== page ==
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Combined Pill Side Effects

Combined Pill Side Effects
Combined Pill Side Effects

Side effects are not signs of illness and while they are common, some women do not experience them at all. When they occur, they will usually decrease or disappear within the first few months of using the pill. The commonly reported side effects of the pill include:

– changes in bleeding patterns, such as irregular or infrequent bleeding, lighter or fewer days of bleeding, or no periods at all (the light bleeding between periods is nothing to worry about and is expected to settle by the end of the third packet, but if it does not, you should tell your doctor);
headaches;
dizziness;
spotting;
sore breasts;
changes in weight;
improvement or worsening of acne;
a change in one’s sex drive;
mood swings; and
nausea (to avoid nausea, take pills with food or at bedtime).
Some pills may cause an increase in blood pressure. Those taking the pill are advised to have their pressure checked every few months. If the increase caused by the pill becomes too high, it is advisable to stop this method. The pressure will usually decline after you stop using it [8].

Combined Pill Complications

Very rare

Women using the pill have a small increased risk of developing a blood clot (thrombosis). These clots can cause blockages in veins, which can result in deep vein thrombosis or pulmonary embolisms and end up causing heart attacks or strokes. If it were to happen, it’s usually during the first year of taking the pill.

You should immediately see your doctor if you experience any of the following:
– unexplained fainting or a collapse;
– breathing difficulties;
– painful swelling in your leg;
– a feeling of numbness or weakness in the arm or leg;
– sudden problems with your speech or sight;
– coughing up blood;
– chest pains, especially if it hurts to breathe in; and
– severe abdominal pain.
These symptoms might be caused by a blood clot.

Extremely rare

Stroke.
Heart attack.
If, after three months, you feel the side effects are more than you can accept, switch methods and stay protected. Condoms offer good protection while you find a method that suits your needs. Remember, the combined oral contraceptive does not protect you from sexually transmitted diseases.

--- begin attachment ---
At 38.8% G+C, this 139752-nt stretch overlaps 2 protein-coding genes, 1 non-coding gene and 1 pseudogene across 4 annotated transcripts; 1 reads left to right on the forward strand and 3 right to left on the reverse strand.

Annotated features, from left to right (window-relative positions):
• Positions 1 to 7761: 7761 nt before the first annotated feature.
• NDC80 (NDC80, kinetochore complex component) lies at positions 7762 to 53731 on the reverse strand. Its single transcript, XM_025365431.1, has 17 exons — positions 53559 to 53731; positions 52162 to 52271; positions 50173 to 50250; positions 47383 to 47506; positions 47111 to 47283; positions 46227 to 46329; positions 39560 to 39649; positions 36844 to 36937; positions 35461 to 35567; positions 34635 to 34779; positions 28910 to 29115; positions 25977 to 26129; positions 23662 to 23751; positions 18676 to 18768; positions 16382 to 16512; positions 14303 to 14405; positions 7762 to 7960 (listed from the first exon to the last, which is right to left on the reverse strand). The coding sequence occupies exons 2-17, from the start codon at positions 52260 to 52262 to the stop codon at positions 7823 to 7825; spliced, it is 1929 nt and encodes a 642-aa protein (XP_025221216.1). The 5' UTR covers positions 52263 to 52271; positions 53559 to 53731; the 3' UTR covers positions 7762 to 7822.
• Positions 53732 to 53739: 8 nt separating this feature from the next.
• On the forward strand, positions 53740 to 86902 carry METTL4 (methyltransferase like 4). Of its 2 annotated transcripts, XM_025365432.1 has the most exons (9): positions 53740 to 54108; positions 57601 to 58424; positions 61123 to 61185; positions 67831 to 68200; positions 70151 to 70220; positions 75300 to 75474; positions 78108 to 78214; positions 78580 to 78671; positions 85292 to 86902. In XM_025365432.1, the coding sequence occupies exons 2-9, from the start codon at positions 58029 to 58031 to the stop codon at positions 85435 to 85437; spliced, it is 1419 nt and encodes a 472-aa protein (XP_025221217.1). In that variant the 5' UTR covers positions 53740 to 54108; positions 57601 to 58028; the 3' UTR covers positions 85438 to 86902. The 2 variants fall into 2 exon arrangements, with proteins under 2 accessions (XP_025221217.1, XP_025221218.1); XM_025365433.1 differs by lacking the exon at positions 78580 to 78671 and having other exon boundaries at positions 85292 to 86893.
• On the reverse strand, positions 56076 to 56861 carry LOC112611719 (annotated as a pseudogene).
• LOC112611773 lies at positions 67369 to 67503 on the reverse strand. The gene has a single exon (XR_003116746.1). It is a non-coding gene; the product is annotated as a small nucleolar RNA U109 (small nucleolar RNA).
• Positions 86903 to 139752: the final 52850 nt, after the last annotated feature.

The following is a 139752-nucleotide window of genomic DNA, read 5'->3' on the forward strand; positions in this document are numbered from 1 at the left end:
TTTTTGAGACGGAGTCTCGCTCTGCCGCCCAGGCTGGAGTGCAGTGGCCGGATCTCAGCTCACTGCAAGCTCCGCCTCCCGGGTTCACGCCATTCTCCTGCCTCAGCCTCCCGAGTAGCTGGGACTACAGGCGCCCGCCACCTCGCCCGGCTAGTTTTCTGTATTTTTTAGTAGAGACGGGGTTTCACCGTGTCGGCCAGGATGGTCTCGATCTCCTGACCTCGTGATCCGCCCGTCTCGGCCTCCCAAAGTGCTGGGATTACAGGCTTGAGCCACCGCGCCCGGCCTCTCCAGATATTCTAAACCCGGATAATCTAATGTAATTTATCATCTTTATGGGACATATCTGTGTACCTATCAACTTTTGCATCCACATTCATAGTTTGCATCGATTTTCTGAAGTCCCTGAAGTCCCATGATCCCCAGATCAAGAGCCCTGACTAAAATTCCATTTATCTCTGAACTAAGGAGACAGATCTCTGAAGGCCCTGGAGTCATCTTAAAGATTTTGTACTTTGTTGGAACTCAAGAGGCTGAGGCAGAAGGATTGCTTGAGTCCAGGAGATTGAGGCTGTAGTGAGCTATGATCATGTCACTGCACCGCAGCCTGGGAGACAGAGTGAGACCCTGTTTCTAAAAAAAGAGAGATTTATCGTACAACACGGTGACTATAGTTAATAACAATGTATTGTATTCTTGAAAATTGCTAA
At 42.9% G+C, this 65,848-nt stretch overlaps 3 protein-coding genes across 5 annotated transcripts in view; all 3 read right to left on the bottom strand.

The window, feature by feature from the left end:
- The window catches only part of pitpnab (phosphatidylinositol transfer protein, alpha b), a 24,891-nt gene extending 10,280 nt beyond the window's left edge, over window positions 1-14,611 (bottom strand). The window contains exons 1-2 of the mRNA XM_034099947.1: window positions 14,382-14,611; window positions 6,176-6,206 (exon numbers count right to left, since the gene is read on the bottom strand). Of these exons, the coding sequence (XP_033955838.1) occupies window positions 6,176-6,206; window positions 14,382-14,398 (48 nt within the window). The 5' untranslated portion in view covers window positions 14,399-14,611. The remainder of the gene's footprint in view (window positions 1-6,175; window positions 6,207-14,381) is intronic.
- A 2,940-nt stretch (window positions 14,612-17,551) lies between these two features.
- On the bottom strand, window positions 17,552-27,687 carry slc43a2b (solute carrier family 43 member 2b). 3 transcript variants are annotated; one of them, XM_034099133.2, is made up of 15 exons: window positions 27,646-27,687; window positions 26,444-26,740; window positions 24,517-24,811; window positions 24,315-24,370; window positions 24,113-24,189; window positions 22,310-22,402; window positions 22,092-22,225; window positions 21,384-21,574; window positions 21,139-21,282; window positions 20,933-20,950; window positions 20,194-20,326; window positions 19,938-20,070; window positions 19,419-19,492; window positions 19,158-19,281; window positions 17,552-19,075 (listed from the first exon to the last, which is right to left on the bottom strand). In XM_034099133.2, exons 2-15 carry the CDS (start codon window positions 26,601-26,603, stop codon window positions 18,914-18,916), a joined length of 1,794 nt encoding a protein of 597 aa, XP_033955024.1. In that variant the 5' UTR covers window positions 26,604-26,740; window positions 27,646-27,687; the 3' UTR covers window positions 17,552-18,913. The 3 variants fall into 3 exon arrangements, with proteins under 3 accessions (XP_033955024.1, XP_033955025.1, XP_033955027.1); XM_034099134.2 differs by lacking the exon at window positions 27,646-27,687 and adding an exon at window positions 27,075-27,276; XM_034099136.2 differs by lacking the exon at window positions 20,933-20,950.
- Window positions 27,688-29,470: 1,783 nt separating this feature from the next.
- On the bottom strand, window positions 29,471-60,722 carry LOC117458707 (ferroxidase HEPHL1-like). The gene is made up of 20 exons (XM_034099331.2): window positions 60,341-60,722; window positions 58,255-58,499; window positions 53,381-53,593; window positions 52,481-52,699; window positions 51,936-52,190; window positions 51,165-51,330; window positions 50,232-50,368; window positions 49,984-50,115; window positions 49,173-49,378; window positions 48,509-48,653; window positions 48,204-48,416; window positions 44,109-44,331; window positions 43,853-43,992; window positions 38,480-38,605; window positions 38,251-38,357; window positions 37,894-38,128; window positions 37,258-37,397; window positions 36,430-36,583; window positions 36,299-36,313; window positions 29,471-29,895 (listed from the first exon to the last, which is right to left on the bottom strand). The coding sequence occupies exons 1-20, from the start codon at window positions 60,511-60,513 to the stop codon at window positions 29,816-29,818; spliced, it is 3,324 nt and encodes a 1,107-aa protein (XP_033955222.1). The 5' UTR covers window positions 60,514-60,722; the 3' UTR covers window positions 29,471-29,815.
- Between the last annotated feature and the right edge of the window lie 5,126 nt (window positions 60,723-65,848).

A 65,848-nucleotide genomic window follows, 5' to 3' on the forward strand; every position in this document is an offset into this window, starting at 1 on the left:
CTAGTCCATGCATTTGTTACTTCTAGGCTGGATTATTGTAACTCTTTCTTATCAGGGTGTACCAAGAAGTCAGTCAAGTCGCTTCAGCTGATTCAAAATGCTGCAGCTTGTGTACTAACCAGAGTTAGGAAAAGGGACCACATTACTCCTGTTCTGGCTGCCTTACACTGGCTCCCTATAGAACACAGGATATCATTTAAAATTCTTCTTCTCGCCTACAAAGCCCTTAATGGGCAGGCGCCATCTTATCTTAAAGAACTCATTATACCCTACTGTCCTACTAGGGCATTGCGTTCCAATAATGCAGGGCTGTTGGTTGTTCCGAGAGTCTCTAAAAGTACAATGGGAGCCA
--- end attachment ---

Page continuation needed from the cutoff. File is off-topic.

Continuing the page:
Do I need to worry about blood clots?

The risk of getting a blood clot while using the pill is very low. There is even a lower risk of dying from it. Some genetic and medical conditions increase your risk of blood clots though. If you have a history of blood clots or are concerned about blood clots, check with your healthcare provider to determine if the pill is the best contraception for you.

Is spotting when using combined contraceptive pill usage normal?

Spotting is a common side effect of the combined pills. This will usually happen for various reasons. If you are taking the pills without a break, you will experience what is known as ‘breakthrough’ bleeding. This is experienced as slight spotting or in some cases a little heavier bleeding at a time when you are not expecting your periods. This is not a sign of ill health. It also does not mean that your contraceptive is not effective.

Is it safe to take combined contraceptive pills for years without breaks?

Yes. If taken regularly, the combined can protect you from pregnancy for several years without the need to take a break from them. There is no evidence to show that taking a break when using the pill is necessary. Taking a rest period is more risky because you are likely to get pregnant during that time.

What if I had diarrhea after taking my birth control pills?

Hormonal contraceptives, including combined pills, can upset one’s bowel movements. This may cause diarrhea. While diarrhea will not affect the effectiveness of the combined contraceptive pill, severe diarrhea(6-8 watery diarrheas within 24 hours) may mean that the last tablet was not absorbed in your body. If you are experiencing severe diarrhea, keep taking your pill as usual. In addition, use a backup method like a condom for the period of diarrhea and two days after it stops.

Is the birth control pill an eco-friendly method?

While some of the hormones from the pill will enter the environment through a woman’s urine, the amounts are smaller than any other sources of estrogen in the environment. For instance, estrogen from manufacturing industries; pesticides, fertilizers, and animal drugs enter the ecosystem in larger amounts compared to the estrogen a person would secrete from her urine.

If you are concerned about adding any amount of hormones to your body or the environment there are other contraceptive options for you. Copper IUDs and natural latex condoms are good options. The most important thing is to use a method that will help you to prevent pregnancy.

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